Mark Davids, Managing Director – MOTSWEDI
“Don’t touch me on my studio”
Some of you may remember the now, cult status of the exchange between broadcaster Mr. Chris Maroleng and a studio guest aired on SABC which went viral over 11 years ago. Where Mr Maroleng can be heard repeatedly saying the iconic words “Don’t touch me on my studio”. The exchange has become a pop culture meme synonymous with conversations where difficult topics are engaged on and perhaps someone, in the exchange, feels that a proverbial line has been crossed.
In South Africa, there are many conversations which will have people “touched” on their “studio”, think politics and potholes. However, having frank conversations is the one way we will continue to find the latitude to express opinions and views which must push the status quo. The discussions around transformation, diversity and inclusion in the asset management industry are such conversations. As a result of these conversations over time, I have felt “touched” on my “studio” and there are others who may well have felt that I “touched” them on their “studio”. It may have been in the form of a hard question asked which left us feeling uncomfortable or changes proposed which challenge the current status quo in the asset management industry.
How did that make you feel?
In some of these exchanges, I was left asking myself, was I so blinded by my background of the wrongs of apartheid, that I did not approach the conversation with enough empathy and thoughtfulness, driven by my inherent bias. But on the other hand, should I be the one feeling bad for wanting to question the way things are, I am after all, the one who has been on the receiving end of many decades of structural bias based on my race, meant to specifically keep me out of my own countries financial system.
Perhaps it is in the interest of all parties concerned to approach the conversation in a manner which is less confrontational, a way where the urgency for transformation, diversity and inclusion are discussed with a view to solutions for positive movement as opposed to digging heals in. Where more black owned and organically grown businesses are included into the mainstream to see a shift from our countries current trajectory and explain better the need for this level of transformation.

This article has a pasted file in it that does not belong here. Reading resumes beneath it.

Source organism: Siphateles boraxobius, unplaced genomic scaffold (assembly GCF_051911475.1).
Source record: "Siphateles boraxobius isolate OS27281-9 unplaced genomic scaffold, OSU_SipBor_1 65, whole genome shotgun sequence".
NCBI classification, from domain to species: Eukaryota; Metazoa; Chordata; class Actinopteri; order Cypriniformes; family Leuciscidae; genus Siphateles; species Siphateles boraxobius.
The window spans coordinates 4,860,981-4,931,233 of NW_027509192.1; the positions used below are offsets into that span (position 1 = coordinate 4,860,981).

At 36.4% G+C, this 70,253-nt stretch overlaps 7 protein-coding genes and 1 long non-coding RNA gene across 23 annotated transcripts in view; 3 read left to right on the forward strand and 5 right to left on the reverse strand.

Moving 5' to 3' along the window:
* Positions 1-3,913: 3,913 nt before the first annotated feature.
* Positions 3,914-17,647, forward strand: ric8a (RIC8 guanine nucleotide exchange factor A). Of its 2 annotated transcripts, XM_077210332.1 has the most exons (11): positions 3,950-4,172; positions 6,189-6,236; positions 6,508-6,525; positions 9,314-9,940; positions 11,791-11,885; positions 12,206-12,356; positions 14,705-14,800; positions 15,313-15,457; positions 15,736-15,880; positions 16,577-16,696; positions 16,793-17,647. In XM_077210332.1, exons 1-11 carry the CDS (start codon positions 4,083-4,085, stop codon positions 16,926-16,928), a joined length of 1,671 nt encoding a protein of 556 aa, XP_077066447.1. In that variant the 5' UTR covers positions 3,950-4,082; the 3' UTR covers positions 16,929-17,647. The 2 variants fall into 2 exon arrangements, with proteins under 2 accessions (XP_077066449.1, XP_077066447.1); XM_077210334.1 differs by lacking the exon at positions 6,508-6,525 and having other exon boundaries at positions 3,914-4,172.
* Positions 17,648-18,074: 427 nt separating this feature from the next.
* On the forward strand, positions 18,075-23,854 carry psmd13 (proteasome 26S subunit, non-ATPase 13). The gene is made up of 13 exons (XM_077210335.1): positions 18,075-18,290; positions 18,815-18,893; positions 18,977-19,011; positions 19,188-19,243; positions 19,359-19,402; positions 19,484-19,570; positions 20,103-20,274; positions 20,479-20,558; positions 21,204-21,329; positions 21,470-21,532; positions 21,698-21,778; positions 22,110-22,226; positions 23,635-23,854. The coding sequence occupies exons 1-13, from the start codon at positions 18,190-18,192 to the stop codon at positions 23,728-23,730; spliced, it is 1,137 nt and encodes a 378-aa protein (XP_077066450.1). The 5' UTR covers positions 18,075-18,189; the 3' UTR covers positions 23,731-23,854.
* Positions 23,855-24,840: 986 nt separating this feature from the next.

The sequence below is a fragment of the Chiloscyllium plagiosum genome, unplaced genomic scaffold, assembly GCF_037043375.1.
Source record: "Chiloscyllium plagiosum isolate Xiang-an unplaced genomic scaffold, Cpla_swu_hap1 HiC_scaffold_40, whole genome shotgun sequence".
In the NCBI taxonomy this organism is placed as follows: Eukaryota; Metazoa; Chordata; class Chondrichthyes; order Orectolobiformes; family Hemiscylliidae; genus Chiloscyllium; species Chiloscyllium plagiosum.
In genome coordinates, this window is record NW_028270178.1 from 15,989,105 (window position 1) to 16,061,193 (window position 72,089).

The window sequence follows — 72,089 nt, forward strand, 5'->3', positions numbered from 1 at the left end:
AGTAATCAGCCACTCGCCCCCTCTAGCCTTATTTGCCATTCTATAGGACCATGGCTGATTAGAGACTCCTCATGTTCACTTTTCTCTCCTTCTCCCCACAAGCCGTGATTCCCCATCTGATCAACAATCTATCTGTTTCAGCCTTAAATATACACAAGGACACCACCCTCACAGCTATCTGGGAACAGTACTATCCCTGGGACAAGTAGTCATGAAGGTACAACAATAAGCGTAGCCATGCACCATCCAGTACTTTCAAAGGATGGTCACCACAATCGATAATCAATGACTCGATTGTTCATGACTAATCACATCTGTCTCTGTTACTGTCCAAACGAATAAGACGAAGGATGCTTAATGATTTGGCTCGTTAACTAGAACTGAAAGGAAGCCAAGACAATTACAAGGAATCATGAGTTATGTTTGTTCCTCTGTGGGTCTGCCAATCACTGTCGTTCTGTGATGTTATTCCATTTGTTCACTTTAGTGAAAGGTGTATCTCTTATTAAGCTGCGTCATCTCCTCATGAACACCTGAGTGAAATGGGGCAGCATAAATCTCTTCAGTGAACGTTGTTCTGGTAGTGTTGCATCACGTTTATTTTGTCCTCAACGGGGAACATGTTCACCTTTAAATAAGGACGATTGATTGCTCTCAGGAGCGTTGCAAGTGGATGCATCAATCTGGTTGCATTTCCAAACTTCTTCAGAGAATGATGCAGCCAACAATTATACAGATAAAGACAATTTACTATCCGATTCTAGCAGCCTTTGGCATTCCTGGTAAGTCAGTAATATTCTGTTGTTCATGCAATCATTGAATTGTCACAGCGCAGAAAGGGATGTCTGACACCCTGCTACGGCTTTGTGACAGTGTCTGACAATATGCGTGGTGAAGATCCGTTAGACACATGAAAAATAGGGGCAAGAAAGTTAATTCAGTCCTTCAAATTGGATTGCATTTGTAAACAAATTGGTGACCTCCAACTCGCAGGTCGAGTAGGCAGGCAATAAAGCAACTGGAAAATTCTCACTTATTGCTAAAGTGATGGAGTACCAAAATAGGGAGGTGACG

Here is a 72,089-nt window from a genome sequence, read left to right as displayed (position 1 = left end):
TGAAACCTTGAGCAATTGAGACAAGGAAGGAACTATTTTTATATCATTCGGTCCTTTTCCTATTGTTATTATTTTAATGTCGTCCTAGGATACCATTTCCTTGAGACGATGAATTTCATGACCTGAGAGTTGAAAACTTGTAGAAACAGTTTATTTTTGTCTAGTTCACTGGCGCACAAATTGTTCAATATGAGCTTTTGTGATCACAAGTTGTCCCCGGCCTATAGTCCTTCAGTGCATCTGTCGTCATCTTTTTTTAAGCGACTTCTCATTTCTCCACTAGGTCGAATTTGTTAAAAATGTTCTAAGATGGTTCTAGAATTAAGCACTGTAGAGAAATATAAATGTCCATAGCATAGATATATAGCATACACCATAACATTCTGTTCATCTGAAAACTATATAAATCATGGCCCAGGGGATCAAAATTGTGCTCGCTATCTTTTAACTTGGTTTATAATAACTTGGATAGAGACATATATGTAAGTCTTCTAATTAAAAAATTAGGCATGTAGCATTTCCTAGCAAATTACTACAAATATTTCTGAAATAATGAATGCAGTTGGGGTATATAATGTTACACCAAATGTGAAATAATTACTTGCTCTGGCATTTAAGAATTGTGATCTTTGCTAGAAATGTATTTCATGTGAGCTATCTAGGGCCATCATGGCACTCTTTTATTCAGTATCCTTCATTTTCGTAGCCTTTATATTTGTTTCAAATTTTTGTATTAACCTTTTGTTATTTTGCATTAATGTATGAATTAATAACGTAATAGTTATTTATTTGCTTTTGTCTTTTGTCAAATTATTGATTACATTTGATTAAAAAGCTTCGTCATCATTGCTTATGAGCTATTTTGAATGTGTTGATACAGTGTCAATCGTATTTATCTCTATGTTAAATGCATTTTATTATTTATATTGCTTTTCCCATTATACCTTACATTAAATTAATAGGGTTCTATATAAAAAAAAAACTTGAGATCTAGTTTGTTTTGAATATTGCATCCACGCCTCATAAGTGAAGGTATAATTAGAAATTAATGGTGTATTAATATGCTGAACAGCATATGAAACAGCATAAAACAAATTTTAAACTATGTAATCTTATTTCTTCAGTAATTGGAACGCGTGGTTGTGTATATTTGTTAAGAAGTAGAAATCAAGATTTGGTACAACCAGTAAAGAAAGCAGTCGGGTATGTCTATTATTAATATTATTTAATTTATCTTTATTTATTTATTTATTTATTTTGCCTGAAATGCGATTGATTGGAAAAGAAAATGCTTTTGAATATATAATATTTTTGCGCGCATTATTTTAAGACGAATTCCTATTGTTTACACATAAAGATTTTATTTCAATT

How do you see it?
One could argue that many mainstream South African corporates see the level of transformation achieved thus far as good enough for where we are, especially post the poor governance years we have lived through – effects of which we are sitting with now (AKA – stage 6 loadshedding). The reality in racially divided South Africa, with its Gini Co-efficient of over 60 (pre-tax and social grants), is that people come from very different realities. As a result belief systems around what transformation, diversity and inclusion should look like are very different. I may argue for higher minimum black representation at management level, for more black female representation and for higher minimum black ownership levels for achievement of a level 1 BEE status, which will no doubt “touch” some on their “studio”. While others may argue that the current BEE targets are sufficient for where we are as a country, which will no doubt “touch” many on their “studio”.
For South Africa with her roughly 10 million unemployed people, the question should be how may we grow many more small businesses that can be seeded, developed and become the engines of employment. In asset management this entails allocating to good businesses an opportunity to manage assets. So, I guess, hard decisions are going to have to be made and positively actioned and in this process I will possibly “touch” you on your “studio” and you on my “studio”… but these actions are for the advancement of more black owned and organically grown businesses.
Please click to view the latest survey: